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New Wireless-Data Formats Debut At CTIA

Orlando, Fla. — What’s next for CDMA carriers after launching CDMA 1x EV-DO Rev. A and for GSM carriers after launching HSPA (high-speed packet access)?

Besides Mobile WiMAX, which Sprint intends to launch in select markets by year’s end, the other options for accelerating high-speed data services — and delivering wireless VoIP service — are UMB (Ultra Mobile Broadband) and LTE (Long-Term Evolution).

Both were demonstrated by multiple infrastructure vendors at the CTIA show.

UMB is the evolutionary path that CDMA 1x EV-DO Rev. A carriers will take, and it promises download speeds up to 291Mbps depending on implementation. LTE is the path that GSM/W-CDMA carriers will take. Both technologies were demonstrated at the show, but equipment using either technology isn’t expected to be commercially available until 2009 or 2010.

Sprint Nextel, in the meantime, reiterated plans for a commercial launch of Mobile WiMAX service in select cities by year’s end. The technology, which was also demonstrated by infrastructure suppliers, promises 2Mbps to 4Mbps download speeds when Sprint launches it in the 2.5GHz band. The carrier said it will eventually accelerate speeds to 10Mbps.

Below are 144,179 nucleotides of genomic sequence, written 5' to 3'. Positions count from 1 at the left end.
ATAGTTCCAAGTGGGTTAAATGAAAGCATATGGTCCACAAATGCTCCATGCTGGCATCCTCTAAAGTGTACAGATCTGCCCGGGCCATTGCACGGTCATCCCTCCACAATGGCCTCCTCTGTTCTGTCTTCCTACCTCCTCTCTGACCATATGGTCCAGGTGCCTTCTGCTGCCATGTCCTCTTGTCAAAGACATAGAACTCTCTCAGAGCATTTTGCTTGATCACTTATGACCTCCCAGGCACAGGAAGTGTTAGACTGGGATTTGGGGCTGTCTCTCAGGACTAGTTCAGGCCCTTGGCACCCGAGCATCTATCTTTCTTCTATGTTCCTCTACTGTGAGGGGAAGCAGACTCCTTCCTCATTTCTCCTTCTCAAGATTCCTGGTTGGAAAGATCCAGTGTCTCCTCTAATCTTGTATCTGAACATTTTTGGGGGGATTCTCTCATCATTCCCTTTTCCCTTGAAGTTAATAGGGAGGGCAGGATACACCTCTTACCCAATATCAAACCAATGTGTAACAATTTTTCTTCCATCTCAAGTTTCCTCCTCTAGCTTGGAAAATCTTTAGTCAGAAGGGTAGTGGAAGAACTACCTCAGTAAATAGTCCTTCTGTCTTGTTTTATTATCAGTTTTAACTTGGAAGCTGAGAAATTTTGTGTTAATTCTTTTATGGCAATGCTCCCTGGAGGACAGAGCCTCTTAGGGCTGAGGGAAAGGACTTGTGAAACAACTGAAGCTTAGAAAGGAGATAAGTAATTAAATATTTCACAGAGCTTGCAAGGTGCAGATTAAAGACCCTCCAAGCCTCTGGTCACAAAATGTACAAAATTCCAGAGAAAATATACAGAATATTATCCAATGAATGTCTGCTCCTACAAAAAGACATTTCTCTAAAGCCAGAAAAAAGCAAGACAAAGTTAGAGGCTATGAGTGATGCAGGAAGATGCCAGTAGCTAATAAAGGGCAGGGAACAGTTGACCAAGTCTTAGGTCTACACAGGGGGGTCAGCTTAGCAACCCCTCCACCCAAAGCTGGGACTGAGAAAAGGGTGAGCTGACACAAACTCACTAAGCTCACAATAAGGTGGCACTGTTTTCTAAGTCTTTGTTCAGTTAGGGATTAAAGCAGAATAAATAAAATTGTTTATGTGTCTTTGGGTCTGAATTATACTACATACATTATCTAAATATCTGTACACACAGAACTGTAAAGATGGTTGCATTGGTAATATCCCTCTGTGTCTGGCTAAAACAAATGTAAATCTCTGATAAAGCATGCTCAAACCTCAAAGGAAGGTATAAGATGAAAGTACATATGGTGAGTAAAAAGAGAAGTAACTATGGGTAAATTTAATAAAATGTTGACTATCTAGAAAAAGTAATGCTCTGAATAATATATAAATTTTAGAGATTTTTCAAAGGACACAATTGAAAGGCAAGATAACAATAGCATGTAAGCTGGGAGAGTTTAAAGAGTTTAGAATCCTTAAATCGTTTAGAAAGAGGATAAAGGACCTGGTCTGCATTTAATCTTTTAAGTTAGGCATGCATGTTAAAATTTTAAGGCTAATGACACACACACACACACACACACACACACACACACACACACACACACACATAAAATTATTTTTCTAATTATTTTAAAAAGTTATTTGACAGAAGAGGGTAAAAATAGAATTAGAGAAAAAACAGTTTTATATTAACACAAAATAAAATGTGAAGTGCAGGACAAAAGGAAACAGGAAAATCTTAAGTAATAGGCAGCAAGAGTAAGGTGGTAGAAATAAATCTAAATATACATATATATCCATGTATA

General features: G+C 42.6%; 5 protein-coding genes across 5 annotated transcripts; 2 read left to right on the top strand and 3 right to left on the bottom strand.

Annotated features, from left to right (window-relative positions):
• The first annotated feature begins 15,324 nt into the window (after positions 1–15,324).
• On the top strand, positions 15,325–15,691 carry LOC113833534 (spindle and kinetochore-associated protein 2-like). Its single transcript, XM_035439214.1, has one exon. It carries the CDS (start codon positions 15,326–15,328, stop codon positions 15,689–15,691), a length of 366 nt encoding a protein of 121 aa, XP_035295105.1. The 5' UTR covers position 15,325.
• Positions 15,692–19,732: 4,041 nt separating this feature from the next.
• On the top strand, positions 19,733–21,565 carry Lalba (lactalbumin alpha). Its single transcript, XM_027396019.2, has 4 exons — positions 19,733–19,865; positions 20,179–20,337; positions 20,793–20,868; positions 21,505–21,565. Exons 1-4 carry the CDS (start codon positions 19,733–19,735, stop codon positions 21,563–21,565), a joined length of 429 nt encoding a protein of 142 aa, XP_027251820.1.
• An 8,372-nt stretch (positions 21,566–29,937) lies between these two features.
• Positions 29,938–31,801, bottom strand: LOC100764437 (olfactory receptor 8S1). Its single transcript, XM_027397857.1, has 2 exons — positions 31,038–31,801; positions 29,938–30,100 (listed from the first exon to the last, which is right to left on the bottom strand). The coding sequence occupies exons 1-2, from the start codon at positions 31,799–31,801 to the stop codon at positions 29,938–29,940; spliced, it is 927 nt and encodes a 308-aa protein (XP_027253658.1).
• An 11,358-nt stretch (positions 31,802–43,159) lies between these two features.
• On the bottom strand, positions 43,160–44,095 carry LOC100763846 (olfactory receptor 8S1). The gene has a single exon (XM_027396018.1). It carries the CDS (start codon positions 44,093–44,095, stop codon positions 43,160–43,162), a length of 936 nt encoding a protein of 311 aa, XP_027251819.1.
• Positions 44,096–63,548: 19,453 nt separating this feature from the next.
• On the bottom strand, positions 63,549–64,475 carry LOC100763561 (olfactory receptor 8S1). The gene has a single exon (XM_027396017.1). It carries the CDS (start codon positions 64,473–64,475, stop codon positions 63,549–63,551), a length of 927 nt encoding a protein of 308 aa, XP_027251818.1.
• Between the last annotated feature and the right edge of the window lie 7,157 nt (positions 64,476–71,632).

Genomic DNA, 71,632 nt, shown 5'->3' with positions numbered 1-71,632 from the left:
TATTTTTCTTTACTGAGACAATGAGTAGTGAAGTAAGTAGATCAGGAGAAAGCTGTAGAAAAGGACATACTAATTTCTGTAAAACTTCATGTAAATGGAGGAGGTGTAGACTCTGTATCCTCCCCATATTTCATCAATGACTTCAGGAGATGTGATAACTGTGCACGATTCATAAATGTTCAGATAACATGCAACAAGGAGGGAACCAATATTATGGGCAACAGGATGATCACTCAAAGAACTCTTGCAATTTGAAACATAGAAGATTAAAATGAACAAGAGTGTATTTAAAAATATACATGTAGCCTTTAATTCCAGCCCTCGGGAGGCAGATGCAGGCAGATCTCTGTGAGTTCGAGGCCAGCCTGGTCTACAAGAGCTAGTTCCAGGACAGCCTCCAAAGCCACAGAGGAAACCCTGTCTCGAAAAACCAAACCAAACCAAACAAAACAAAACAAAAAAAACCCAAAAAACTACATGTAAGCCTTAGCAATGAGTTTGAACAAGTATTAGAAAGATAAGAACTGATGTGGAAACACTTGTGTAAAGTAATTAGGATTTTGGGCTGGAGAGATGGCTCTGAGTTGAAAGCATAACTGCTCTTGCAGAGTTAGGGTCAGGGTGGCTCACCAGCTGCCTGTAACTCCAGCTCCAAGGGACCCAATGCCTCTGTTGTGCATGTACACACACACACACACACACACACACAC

AT&T/Cingular, meantime, said LTE is years out in its plans, in part because the standard hasn’t been finalized and because senior VP Kris Rinne said the carrier has “a lot of room to expand” with HSPA.

HSPA is the name for the dual implementations of HSDPA and HSUPA (high speed uplink packet access), which accelerates uplink speeds from the handset to an expected average throughput of 600kbps.

GSM/W-CDMA carriers could eventually evolve their HSPA networks to HSPA+ to provide peak download datarates up to 28Mbps and peak uplink speeds to 11Mbps.

For its part, Qualcomm went to the CTIA show to announce a roadmap for its first UMB chip, which will deliver peak data downloads of 40Mbps and peak data uploads of 10Mbps. Qualcomm demonstrated the technology in fixed mode at the show and promised fully mobile demos in June.

Qualcomm also promised to deliver UMB silicon for handsets and base stations in mid-2008, expects commercial trials at the end of 2008, and projects early market trials in early 2009.

Qualcomm spoke of embedding wireless UMB chips in everyday consumer electronics devices — including portable media players (PMPs), handheld game machines, digital cameras and digital camcorders. Sprint talked of embedding Mobile WiMAX chips in CE devices.